Pope Francis's appointment of six women among the new members to the Vatican's Council for the Economy, has drawn praise for expanding the role of women into a previously all male body.
The historic move means there are more senior female officials serving the Vatican than ever before, CBS News reported
The six female appointees are: Charlotte Kreuter-Kirchhof, of Germany; Eva Castillo Sanz, of Spain; Leslie Jane Ferrar, of Great Britain; Marija Kolak, of Germany; María Concepción Osákar Garaicoechea, of Spain; and Ruth Maria Kelly, of Great Britain. Alberto Minali is the only layperson from Italy that was appointed.
Kelly having served as a minister in the government of former UK Prime Minister Tony Blair and Ferrar is a former treasurer for Britain's Prince of Wales, Christian Today reported.
The Council for the Economy was created in 2014 by Pope Francis, comprised of eight cardinals or bishops and seven lay people who have strong professional financial experience.
"I feel honored to have been appointed to the Council for the Economy. It is wonderful to see the Pope's commitment to promoting women to decision-making posts in the Vatican," Kelly told The Tablet, a weekly Catholic newspaper in the UK.
Kelly currently serves as pro-vice chancellor of St. Mary's University in London heading research.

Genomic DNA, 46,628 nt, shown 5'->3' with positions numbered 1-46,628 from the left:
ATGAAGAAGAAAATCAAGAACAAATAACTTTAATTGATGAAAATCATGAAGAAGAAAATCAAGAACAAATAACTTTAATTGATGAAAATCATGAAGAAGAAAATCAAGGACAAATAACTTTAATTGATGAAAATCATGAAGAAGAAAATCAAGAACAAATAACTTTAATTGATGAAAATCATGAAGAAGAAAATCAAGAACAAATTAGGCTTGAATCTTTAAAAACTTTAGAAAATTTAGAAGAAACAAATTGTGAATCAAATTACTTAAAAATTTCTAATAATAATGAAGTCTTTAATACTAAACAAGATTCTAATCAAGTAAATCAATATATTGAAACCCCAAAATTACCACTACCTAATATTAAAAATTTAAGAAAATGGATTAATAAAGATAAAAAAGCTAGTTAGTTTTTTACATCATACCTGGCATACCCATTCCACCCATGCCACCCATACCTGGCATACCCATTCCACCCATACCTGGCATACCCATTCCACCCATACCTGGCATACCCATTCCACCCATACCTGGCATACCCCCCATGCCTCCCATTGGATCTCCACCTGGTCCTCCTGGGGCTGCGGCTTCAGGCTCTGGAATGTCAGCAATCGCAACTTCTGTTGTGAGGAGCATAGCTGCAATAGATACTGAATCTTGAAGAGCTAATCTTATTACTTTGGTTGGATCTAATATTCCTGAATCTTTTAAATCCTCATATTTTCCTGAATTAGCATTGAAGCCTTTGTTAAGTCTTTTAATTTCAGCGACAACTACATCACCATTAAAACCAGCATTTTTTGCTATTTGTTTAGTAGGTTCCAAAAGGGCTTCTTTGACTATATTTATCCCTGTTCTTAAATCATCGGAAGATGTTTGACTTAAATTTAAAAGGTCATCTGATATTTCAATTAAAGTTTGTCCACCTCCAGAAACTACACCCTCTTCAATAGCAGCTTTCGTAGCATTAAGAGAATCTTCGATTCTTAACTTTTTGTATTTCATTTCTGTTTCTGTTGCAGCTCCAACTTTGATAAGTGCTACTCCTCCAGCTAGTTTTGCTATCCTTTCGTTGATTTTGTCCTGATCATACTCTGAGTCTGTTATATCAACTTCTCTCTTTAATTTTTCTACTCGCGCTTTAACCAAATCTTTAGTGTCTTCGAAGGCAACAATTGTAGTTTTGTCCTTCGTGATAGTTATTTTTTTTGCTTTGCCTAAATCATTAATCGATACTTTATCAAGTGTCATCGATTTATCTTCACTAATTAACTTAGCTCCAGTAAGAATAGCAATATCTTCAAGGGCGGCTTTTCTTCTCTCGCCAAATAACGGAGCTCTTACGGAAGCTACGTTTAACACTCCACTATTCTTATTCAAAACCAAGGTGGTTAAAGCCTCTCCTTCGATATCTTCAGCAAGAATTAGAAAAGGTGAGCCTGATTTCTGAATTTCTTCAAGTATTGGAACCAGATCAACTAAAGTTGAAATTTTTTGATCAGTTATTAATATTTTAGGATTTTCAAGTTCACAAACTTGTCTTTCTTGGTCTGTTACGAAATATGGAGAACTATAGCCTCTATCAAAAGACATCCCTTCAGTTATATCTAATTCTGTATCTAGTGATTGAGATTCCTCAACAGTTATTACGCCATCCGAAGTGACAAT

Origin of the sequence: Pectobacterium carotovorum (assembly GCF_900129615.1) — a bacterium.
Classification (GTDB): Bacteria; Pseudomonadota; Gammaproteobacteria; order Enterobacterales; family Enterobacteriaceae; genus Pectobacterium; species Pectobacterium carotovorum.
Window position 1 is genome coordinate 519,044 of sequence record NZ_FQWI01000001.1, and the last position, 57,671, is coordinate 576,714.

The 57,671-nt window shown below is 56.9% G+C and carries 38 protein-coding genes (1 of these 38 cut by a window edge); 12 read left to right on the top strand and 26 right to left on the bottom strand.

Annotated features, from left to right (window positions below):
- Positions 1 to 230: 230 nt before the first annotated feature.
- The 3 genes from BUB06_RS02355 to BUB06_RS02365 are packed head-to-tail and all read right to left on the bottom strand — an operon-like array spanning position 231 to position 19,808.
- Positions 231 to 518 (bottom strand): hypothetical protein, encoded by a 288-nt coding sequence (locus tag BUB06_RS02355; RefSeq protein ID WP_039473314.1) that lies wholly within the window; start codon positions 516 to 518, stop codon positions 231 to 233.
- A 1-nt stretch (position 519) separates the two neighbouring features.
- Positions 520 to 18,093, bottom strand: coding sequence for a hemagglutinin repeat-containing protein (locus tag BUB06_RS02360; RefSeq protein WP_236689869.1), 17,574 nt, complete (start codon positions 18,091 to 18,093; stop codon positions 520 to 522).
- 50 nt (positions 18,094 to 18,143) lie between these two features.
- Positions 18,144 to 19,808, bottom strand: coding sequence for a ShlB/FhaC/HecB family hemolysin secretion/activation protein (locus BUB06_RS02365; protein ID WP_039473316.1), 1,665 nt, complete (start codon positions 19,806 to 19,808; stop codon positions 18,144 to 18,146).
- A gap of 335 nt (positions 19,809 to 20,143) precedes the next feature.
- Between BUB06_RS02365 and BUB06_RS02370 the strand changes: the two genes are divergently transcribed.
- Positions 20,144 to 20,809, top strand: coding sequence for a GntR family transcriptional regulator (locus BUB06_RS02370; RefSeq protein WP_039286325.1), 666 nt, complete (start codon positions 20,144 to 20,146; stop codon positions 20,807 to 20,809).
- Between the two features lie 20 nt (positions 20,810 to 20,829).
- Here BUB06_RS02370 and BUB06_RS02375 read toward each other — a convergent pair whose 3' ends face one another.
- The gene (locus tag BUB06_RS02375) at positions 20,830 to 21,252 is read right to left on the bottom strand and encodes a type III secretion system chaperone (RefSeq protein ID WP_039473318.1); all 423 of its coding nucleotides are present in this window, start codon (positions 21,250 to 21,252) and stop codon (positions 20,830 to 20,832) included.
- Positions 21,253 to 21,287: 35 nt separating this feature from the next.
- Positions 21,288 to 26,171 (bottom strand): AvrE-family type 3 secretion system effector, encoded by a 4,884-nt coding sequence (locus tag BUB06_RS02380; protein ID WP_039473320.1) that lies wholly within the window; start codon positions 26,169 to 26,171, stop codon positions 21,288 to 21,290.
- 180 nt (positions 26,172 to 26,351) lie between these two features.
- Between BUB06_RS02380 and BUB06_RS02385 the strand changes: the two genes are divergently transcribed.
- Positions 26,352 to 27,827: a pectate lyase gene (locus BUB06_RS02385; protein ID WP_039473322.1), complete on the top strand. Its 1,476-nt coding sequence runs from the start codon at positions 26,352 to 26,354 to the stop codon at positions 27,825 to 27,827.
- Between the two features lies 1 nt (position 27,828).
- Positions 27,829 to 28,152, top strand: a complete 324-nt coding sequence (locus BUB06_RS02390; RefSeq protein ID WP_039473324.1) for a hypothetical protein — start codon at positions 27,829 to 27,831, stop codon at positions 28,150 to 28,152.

Prof. Alibrandi is a professor at the Catholic University of the Sacred Heart, located in Milan, Italy, Vatican News reported.
She is also a member of the Milan Bar Association, President of the Association of Economics and Law Professors, and a member of the Union of Catholic Jurists.
Only two of the council's previous 14 members will continue on: German Cardinal Reinhard Marx, who serves as its leader, and South African Cardinal Wilfred Napier.
Along with the six women appointed, the council's membership will include one male lay leader and eight cardinals, among them U.S. Cardinal Joseph Tobin of New Jersey.
"I see their nomination as an effort by Pope Francis to ensure greater opportunities for women to offer their gifts in service to the church," Tobin said told National Catholic Reporter.
"He clearly considers the academic formation and vast experience of these colleagues as crucial contributions to one of his cherished priorities, the ongoing reform of the financial administration of the Holy See."
While stopping short of supporting female ordination, Francis has had a record of appointing women to prominent leadership roles within the Catholic Church, said Christian Today.